Wasmer et al. [12] investigated the crack growth in straight and bent unburied cast iron pipes under steady internal pressures, and proposed an analytical model. Meis et al. [13] conducted a research study to determine the static and dynamic behavior of some typical restrained and unrestrained underground pipe joints due to internal pressure and earthquakes. Gou [14] studied a pipeline under oblique loading. He demonstrated the effect of pipe burial depth on displacements around the pipe. Schmitt et al. [15] investigated pipeline failure due to dynamic pressure effects in a case study in Tunisia. They used numerical modeling to investigate damages in the pipe. Tijsseling [5] investigated the impact of dynamic pressures in a pressurized pipe, considering fluid–structure interactions. He presented equations for determining tensions and displacements in unburied pipes. Using the finite element method (FEM), Lydell and Riznic [16] conducted a survey on the damages to pipes in various projects. They categorized various factors, including internal pressures in the pipe.

More recently, Vazouras et al. [17] investigated the mechanical behavior of buried steel pipelines crossing an active strike-slip fault. They studied the effects of fault displacements and evaluated the critical strain in the pipeline. Wu et al. [18] used a three-dimensional finite element analysis to study the effects of load and displacement-controlled bending on the plastic collapse of pressurized pipes. Rezai et al. [1] studied the impact of transient hydraulic conditions on pipe failures by analyzing historical records and investigating different case studies. Wang [19] used the FEM to study damages in underground pipes as a function of soil overburden and surface loads. He proposed a method to evaluate the magnitude of damage in pipes within a short period of time as a result of an impact load on the surface. Xu et al. [20] studied the effects of soil overburden and traffic loads on a concrete pipeline. The results indicated that applied loads had considerable impacts on damages to the pipe.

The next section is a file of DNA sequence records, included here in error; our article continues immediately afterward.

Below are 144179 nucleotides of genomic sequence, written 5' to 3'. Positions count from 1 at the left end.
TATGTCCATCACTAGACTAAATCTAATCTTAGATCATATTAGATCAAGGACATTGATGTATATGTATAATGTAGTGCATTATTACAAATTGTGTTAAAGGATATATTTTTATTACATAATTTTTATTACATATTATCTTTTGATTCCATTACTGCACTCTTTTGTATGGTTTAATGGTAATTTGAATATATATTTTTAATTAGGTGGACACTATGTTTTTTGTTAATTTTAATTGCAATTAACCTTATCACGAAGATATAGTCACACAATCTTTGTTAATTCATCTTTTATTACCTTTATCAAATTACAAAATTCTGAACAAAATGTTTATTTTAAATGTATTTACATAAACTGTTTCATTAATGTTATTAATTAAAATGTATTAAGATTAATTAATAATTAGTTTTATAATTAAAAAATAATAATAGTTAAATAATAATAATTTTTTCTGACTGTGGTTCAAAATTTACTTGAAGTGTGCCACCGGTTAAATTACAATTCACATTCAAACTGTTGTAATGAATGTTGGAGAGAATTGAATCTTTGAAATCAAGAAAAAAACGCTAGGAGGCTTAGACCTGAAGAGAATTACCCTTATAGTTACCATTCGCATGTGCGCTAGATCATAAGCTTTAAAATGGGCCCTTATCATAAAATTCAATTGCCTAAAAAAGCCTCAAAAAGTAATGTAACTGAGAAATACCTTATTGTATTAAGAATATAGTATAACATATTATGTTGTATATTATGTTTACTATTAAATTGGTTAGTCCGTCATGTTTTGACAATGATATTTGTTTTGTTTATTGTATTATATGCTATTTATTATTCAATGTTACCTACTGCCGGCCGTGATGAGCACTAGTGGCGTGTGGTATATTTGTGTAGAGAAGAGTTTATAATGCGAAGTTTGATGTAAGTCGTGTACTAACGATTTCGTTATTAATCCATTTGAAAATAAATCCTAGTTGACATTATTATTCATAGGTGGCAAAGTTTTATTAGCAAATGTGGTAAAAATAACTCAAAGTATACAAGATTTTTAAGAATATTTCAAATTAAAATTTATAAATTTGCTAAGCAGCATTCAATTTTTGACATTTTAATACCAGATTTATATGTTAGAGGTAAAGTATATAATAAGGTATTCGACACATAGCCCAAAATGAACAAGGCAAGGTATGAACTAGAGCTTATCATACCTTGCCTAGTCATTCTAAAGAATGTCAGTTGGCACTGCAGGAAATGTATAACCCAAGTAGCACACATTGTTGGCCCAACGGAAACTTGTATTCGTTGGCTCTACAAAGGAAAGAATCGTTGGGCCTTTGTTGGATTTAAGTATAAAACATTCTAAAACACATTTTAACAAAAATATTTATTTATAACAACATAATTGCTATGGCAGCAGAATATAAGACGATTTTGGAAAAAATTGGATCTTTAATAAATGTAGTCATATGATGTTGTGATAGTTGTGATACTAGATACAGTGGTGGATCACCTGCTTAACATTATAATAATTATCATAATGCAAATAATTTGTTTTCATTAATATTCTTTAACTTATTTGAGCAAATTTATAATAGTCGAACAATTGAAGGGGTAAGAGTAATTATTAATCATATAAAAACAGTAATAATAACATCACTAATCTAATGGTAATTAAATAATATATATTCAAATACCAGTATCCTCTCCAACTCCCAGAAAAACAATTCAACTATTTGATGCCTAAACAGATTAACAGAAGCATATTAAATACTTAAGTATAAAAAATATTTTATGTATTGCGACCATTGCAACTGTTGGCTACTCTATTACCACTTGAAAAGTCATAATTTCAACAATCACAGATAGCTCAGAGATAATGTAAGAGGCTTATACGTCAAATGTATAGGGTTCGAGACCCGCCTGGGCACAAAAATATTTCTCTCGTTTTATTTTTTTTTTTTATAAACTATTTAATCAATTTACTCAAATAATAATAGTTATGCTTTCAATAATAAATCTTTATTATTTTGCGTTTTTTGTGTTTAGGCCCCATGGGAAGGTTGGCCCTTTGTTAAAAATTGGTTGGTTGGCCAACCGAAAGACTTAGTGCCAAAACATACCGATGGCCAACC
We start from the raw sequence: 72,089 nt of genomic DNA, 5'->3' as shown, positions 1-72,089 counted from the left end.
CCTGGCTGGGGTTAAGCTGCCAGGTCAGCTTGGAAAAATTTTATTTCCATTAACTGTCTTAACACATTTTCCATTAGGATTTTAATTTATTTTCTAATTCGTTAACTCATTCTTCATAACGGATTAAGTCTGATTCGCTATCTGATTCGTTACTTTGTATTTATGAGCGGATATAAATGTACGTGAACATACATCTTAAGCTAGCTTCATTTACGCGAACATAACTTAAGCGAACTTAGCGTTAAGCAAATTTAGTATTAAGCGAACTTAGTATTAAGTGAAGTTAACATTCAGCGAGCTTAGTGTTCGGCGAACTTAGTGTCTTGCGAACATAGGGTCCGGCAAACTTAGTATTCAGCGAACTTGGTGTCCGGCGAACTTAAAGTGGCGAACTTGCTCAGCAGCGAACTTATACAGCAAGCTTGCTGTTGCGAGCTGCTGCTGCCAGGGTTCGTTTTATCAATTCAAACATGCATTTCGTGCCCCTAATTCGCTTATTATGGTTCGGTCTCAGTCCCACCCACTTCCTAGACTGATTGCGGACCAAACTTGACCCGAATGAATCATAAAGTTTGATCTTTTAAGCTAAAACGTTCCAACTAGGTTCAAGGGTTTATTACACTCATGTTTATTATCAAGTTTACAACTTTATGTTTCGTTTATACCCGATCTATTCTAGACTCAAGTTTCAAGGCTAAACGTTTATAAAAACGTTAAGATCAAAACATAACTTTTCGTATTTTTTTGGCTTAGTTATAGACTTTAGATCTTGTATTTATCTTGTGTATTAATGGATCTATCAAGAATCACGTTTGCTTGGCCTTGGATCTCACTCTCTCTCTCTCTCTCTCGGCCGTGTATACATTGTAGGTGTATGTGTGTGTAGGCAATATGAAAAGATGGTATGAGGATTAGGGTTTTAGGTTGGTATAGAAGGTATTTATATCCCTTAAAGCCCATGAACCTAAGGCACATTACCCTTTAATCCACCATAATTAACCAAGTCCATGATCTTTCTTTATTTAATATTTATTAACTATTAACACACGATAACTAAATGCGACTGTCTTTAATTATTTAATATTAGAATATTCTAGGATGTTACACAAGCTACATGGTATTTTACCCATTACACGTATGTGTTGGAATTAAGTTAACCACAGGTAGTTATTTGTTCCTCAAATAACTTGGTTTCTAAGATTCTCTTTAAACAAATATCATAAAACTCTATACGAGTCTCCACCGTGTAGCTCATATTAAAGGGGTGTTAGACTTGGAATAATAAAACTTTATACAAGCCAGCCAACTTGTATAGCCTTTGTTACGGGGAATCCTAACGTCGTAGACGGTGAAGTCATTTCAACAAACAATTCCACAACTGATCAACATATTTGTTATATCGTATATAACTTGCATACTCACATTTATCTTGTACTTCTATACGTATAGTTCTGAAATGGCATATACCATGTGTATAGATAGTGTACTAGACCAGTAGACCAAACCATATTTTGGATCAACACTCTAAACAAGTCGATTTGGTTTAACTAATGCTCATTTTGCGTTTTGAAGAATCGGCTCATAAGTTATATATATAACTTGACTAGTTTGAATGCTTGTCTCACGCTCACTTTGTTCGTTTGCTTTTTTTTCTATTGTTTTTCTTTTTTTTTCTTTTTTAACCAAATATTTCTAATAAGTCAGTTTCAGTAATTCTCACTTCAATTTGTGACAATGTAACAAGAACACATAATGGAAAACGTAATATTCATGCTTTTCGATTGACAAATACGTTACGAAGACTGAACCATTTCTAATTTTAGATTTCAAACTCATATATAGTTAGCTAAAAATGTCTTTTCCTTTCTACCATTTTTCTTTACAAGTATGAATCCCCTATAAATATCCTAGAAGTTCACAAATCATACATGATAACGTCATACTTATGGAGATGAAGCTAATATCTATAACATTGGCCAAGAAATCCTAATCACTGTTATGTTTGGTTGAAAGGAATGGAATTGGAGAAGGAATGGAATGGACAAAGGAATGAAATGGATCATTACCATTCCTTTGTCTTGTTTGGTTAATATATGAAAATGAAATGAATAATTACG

The literature review indicates that flow-induced stresses and displacements in buried pressurized water transmission pipes installed using trenchless drilling (pipe jacking method) have not been investigated. Therefore, this study aims to fill this gap in the literature.

## 2. Materials and Methods

The FEM, is a numerical method for solving complex engineering and mathematical physics problems. Studying or analyzing a phenomenon with FEM is often referred to as finite element analysis (FEA). In this research, a typical water transmission concrete pipe in a soil environment is numerically studied using the Abaqus FEA Ver. 2018 (Abaqus Inc., Palo Alto, CA, USA), under three scenarios: (a) drilling and pipe installation (no-flow condition); (b) steady flow in the pipe; (c) transient flow in the pipe. General steps for setting up the model are presented in the following sub-sections.

#### 2.1. Model Geometry

Geometries of the soil mass, pipe cross-section, and model boundaries are shown in Figure 4. A long concrete pipe, with internal and external radii of 45 and 50 cm, respectively, was modeled. Model boundaries were determined by trial and error in a way that the area around the pipe is not affected by the boundaries, and they do not affect the analysis results. Therefore, the stress distribution and displacements only occur around the pipe. Moreover, the side boundaries of the soil were constrained in horizontal direction, and the bottom boundary both in vertical and horizontal directions.

#### 2.2. Soil and Material Properties